- Daniel Clery, Science Magazine
When finally complete in 2025, the $20 billion fusion reactor called ITER, rising near Cadarache in France, will be seven stories tall. Even then, nothing guarantees that it can induce nuclei to fuse and release energy. Now, a small U.K. company has unveiled a 2-meter-tall chamber that looks like an oversized beer keg and cost about £10 million to develop. Using a different reactor shape than ITER and, eventually, superconducting magnets, the company says it has a cheaper and faster path to an energy-producing fusion reaction. It is not alone. A few other privately financed startups are also challenging the status quo and two in North America are building new machines in the next few years that aim to get close to the break-even point, where the energy generated equals the energy put into the system.
- Jon Hernandez, CBC News:
Scientists are calling on the federal government to invest more in fusion research as a way to produce massive amounts of clean energy and radically reduce dependance on fossil fuels.
Michael Delage, the chief technology officer at Burnaby-based General Fusion, says the goal is to develop a prototype fusion power plant by 2030 — that could eventually be scaled up to replace oil and gas.
"It's something that could be competitive with fossil fuels on the grid," said Delage.
- Nelson Bennett, Business in Vancouver:
A group of Canadian universities and institutes that includes the Fedoruk Centre for Nuclear Innovation is now rallying around Burnaby’s General Fusion in hopes of establishing a national strategy for Canadian fusion power.
The group, which includes the universities of Saskatchewan and Alberta, is pitching a Fusion 2030 strategy that calls on the Canadian government to provide $125 million in funding over five years to help Canadian universities rebuild the academic capacity they once had in plasma physics and related fields.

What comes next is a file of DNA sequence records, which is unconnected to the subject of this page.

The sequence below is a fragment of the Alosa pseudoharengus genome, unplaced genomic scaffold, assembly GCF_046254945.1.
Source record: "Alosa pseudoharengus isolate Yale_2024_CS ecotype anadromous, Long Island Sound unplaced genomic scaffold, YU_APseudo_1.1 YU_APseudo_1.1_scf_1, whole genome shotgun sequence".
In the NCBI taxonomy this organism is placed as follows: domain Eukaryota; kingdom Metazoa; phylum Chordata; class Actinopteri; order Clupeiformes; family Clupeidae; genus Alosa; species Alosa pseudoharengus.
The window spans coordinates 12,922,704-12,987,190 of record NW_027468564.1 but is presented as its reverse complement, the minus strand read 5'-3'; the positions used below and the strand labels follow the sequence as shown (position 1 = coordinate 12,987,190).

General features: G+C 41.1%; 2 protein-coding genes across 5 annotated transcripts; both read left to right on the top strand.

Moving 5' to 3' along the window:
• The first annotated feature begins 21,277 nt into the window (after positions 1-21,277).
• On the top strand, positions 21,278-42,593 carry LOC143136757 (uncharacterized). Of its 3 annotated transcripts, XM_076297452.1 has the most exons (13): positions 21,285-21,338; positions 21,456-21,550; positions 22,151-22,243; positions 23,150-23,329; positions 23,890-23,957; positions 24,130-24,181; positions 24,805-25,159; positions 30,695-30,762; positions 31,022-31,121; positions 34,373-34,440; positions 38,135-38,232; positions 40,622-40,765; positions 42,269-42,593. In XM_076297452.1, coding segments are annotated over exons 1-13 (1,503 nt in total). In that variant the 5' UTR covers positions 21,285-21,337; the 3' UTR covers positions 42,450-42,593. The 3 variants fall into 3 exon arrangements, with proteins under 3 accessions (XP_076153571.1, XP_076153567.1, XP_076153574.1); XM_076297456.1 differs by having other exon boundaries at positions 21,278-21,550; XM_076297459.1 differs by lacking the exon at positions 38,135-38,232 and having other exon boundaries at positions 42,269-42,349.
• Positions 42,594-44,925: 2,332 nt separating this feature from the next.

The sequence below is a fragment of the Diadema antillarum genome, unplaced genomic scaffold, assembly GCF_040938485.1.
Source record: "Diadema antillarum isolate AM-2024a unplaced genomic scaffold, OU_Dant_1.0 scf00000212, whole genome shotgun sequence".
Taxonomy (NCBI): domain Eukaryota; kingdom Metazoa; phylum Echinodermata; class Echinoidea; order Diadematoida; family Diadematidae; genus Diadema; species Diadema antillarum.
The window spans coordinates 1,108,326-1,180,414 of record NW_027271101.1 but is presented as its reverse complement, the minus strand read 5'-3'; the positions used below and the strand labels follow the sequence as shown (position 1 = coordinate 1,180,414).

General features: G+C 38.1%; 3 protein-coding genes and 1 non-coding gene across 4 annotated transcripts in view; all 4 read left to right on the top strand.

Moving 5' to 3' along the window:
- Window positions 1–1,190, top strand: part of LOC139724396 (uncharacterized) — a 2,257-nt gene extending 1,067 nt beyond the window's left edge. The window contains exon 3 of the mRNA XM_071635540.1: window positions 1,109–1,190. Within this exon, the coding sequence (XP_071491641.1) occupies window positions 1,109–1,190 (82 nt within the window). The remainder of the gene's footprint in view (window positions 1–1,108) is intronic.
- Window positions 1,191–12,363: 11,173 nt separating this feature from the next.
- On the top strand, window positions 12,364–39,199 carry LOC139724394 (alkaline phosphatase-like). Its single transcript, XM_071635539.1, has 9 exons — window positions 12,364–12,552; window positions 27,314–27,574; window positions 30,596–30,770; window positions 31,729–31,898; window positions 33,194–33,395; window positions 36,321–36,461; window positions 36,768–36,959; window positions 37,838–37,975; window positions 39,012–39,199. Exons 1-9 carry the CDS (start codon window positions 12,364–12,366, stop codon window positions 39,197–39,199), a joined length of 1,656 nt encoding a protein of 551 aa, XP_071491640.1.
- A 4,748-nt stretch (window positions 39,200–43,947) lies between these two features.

The CBC's Découverte science program on fusion efforts around the world and at home in Canada with General Fusion.
Des chercheurs des quatre coins du monde sont en compétition pour accomplir un exploit qui échappe à la science depuis plus de 60 ans : créer des réacteurs de fusion nucléaire pouvant fournir de l'énergie propre et illimitée à l'humanité.
The Fusion Underground: Can Small Fusion Energy Start-Ups Conquer the Problems That Killed the Giants?
The November 2016 edition of Scientific American features General Fusion as it explores the private companies pursuing fusion energy.
A few bold physicists—some backed by billionaires—are exploring faster, cheaper roads to the ultimate source of clean energy
The Canadian Business Journal reports that the founder and Chief Scientist of Vancouver-based General Fusion, Dr. Michel Laberge, was named today as one of Canada’s Clean50 for 2017. The Clean50 award recognizes Canada’s leaders in sustainability and their role in transitioning to a low carbon future. Dr. Laberge was recognized in the research and development category for his work on fusion energy.
The old joke about fusion is that it is 30 years from becoming a reality — and that’s been the case for the last 50 years or more. It’s a joke that may quickly be reaching its sell-by date.
And a good thing too. The promise of fusion is near-unlimited energy that produces almost no waste.
Stu McNish speaks to General Fusion CEO Nathan Gilliland about the promise of fusion energy to provide an unlimited source of clean energy. Conversations That Matter is supported by the Simon Fraser University Centre for Dialogue.